Readers of a certain age will remember the way LCD screens looked back in the early 90s. We'd never heard of color LCDs – that would have been witchcraft plain and simple. LCDs were dingy little grayscale things that you saw on clocks and mediocre handheld games. Still, there's nothing like some nostalgia in this age of pocket-sized supercomputers, right? MyColorScreen user z3u5 posted a classic LCD theme for custom Android launchers recently, and it's a seriously cool effect.
My Google Glass unit has finally arrived. I've had a few days to play with Google's fancy new heads-up display, so it's probably time for some first impressions. A full review will be coming at some point.
One of the most striking things about Glass is just how well put together the whole package is. Everything about the design, from the hardware, to the typography, to the cool little whoosh noises it makes just oozes polish.
Google's official Glass YouTube channel released its first video today – a minute long introduction to Glass' most basic controls. The video is titled Glass How-to: Getting Started, which leads this writer to believe there may be more How-to's in the works.
Impressively well-produced and perfectly simple, the video discusses Glass' gestures – tapping, swiping forward, backward, and down, and gives a very digestible explanation of the device's time-based card interface.
We should've seen this coming. Really, Samsung, it's our fault. We should've stopped you when you put on that incredibly sexist Broadway show. We didn't. We argued that it was funny and then even enabled you by saying you have better marketing than HTC. We set you up for this. What could we have expected except a Gangnam Style parody that touts the virtues of the Galaxy S4?
The above video of the song...*sigh*...
Paradox Interactive, a well-known game publisher and developer, today posted up a promo video for the upcoming ship battling game Leviathan: Warships. If you watch only one video today, let it be this one. Kittens and puppies can wait till tomorrow. I haven't had this much fun watching trailers ever since the unfortunate fireworks accident at the nearby trailer park.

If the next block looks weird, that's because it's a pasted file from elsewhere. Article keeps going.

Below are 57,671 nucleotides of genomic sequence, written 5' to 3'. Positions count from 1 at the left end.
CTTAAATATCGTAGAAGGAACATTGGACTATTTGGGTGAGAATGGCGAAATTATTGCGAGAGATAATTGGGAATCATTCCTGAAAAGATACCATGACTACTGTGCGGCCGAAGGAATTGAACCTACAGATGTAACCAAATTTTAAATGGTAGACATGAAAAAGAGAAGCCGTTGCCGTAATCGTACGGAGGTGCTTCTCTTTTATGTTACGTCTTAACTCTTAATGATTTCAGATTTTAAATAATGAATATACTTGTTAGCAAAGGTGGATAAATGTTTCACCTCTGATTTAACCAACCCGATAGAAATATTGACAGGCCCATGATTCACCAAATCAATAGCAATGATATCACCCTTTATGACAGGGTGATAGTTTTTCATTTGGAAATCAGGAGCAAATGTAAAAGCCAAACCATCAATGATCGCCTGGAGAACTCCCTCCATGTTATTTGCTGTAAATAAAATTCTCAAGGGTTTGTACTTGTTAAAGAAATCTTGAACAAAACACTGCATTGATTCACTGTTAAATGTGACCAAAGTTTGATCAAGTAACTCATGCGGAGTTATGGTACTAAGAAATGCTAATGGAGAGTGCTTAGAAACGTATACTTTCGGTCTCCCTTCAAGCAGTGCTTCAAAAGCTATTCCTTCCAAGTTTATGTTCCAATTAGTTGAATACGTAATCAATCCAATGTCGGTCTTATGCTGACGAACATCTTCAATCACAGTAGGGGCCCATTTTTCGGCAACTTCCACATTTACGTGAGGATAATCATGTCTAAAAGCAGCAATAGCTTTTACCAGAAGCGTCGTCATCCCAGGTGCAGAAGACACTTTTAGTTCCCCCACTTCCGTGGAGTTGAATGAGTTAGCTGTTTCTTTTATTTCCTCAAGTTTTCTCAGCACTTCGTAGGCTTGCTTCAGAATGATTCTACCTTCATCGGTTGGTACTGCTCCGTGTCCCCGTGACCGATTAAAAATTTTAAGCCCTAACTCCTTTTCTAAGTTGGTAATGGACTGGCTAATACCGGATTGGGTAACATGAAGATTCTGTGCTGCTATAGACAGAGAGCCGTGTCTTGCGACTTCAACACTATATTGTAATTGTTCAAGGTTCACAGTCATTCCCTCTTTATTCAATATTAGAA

Facebook Home has arrived, and whether we like it or not, it's here to stay. The 2.5/5.0 rating at the close of the day isn't exactly inspiring, but it's likely a knee-jerk reaction from Facebook haters, which I am confident will go up to somewhere in the 3.X range with further improvements. Cameron addressed the current state of Home pretty well earlier today, so now that the dust has settled, it's time for a fun video to finish off the work week, both for Facebook employees who worked on the product and us, its potential (but unlikely) users.
HTC needs to get the message out about the One. This probably isn't the best way to go about it.
The 3.5-minute ad on Funny Or Die has some genuine guffaws, but they're buried in awkward pauses, cringe-inducing costumes, and James Van Der Beek's grizzled chin. The Beek has been making a quiet, enjoyable comeback lately (see his meta self-performance on Apartment 23), but this baffling display of wannabe viral marketing can only hurt both his and HTC's image.
The ruggedized smartphone market is small, but not so small that it's ignored. Admirable entries like the Samsung Rugby Smart and the Casio Commando might not have all the bells and whistles of their flagship contemporaries, but they take a licking and keep on ticking. Phone retailer Wirefly decided to put Sprint's Kyocera Torque (Bear Grylls approved!) through its paces via some decidedly extreme tests: a drop from two stories, hibernation in a block of ice, and most dramatically, a trip through a 30-minute washing machine cycle.
If you've ever wondered what a small city made entirely of smartphones would look like, wonder no more. Pantech created just such a city using 500 Vega Number 6 smartphones - appropriately enough, they call it Vega City.
Now that you know the setting, let's talk about why the company made this little place: for its new stop motion animated movie. Basically, the phones make up the entire city; walls, "streets," buildings – the whole nine yards.